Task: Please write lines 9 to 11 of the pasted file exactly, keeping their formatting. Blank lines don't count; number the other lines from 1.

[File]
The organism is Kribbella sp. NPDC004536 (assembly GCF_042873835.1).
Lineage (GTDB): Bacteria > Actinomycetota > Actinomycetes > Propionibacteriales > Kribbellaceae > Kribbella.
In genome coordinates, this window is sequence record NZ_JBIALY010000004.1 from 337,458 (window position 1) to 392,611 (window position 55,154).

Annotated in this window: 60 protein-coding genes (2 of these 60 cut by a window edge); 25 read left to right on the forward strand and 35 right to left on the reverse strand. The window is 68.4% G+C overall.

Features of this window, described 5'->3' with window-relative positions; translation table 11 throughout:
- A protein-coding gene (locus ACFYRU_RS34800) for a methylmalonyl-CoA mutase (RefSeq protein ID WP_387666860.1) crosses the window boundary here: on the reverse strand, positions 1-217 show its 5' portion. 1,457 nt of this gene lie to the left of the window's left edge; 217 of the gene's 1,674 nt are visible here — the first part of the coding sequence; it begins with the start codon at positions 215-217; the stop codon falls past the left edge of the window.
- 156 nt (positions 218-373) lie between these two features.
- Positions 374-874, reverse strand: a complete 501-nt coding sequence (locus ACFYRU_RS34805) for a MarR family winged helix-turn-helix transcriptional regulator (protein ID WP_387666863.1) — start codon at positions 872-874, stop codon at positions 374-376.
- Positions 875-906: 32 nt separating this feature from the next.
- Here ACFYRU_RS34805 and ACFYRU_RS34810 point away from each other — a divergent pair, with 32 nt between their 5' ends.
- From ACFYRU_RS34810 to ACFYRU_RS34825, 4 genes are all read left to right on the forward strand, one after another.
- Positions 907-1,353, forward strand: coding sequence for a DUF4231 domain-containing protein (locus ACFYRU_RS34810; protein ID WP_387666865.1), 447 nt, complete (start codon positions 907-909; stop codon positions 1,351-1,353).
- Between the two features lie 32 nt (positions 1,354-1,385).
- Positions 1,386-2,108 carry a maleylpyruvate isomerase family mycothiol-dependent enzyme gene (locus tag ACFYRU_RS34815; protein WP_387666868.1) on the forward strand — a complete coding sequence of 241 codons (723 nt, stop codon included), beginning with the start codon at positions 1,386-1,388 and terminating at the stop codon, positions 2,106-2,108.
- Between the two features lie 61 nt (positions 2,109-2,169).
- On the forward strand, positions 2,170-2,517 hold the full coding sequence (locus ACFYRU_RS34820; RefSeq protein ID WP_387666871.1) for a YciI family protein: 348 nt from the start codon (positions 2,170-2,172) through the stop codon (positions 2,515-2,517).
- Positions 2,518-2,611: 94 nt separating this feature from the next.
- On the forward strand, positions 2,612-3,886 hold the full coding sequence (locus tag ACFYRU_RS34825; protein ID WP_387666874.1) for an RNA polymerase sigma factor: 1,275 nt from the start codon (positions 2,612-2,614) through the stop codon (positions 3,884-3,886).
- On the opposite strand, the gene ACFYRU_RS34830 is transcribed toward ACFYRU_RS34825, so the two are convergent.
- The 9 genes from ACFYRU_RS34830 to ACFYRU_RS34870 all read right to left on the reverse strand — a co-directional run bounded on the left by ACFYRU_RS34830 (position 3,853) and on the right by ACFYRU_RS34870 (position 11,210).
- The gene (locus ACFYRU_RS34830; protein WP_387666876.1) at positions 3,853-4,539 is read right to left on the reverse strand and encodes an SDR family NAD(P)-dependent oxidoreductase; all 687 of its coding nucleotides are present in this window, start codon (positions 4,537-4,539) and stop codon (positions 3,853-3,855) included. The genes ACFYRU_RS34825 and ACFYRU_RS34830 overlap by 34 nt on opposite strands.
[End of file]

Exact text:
- Positions 875-906: 32 nt separating this feature from the next.
- Here ACFYRU_RS34805 and ACFYRU_RS34810 point away from each other — a divergent pair, with 32 nt between their 5' ends.
- From ACFYRU_RS34810 to ACFYRU_RS34825, 4 genes are all read left to right on the forward strand, one after another.